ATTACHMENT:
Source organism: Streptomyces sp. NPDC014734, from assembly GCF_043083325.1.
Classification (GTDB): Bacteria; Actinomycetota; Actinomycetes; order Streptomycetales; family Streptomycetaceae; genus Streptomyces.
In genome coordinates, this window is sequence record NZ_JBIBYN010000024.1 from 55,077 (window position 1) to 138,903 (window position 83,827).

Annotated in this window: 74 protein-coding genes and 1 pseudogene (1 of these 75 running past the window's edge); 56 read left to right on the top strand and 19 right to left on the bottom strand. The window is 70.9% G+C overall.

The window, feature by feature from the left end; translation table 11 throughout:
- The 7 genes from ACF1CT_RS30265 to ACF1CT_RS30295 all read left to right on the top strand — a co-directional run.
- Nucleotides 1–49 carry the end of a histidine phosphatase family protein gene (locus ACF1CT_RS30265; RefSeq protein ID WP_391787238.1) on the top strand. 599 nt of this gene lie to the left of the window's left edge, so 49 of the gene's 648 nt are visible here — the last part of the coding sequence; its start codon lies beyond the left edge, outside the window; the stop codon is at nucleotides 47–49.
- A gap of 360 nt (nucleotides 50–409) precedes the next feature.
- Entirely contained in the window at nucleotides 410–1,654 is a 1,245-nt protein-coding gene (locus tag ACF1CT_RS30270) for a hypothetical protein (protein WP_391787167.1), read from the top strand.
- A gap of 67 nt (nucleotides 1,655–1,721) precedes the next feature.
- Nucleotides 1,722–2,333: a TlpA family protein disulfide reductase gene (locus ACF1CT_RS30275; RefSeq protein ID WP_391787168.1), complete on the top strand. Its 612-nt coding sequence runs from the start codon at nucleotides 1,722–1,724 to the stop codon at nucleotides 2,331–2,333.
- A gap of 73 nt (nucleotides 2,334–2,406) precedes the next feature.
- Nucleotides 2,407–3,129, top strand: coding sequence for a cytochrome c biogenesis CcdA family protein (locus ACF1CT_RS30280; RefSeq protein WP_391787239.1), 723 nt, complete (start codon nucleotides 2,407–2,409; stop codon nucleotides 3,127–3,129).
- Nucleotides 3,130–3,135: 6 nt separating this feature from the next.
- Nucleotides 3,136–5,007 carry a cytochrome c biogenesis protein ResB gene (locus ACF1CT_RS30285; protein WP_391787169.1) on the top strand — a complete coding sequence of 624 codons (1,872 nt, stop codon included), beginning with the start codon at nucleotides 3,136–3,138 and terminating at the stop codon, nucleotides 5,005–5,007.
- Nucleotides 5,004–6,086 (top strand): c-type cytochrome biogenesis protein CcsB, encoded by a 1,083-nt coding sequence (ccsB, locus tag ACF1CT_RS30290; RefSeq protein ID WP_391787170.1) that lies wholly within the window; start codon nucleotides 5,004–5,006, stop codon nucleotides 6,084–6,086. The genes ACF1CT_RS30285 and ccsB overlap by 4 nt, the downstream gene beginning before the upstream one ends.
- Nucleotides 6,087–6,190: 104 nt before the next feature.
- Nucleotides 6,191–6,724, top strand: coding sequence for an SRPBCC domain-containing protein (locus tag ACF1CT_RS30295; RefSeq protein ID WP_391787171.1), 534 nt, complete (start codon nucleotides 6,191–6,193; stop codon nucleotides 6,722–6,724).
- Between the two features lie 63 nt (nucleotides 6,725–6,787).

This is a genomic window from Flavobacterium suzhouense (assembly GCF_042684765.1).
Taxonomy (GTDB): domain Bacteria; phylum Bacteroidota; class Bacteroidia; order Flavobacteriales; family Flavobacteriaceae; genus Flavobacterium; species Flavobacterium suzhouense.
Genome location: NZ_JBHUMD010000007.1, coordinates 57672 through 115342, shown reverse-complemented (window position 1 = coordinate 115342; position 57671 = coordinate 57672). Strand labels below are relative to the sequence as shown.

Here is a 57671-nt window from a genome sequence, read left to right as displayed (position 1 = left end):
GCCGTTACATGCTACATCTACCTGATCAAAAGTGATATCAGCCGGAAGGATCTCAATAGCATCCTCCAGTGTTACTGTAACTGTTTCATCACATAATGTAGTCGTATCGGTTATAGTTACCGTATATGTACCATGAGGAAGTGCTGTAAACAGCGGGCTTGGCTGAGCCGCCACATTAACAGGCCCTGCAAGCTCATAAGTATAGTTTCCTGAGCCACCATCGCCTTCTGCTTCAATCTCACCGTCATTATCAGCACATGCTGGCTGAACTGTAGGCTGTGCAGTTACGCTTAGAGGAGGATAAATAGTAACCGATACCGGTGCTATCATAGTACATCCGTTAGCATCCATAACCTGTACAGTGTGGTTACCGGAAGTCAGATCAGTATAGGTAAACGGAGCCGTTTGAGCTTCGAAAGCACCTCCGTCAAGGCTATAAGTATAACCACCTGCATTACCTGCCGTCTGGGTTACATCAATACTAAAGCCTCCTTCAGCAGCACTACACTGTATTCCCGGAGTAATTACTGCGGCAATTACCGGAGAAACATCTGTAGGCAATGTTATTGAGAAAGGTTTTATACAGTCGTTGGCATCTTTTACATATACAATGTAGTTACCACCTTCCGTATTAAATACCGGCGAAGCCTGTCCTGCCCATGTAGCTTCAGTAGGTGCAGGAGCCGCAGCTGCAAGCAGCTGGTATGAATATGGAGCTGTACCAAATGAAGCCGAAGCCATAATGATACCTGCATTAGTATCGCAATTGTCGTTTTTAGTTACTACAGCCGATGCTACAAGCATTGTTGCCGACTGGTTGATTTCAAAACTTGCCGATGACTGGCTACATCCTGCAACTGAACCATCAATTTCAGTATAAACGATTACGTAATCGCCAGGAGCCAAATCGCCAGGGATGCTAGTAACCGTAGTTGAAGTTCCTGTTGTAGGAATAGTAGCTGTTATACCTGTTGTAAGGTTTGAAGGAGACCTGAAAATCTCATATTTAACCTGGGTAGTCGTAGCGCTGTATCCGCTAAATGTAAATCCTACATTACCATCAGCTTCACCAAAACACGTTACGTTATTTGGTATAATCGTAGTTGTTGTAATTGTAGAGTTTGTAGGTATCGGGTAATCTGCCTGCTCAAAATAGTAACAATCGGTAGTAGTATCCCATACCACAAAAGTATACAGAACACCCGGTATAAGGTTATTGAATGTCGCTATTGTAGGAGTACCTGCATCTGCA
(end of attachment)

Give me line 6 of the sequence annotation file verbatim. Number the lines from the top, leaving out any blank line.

- The 7 genes from ACF1CT_RS30265 to ACF1CT_RS30295 all read left to right on the top strand — a co-directional run.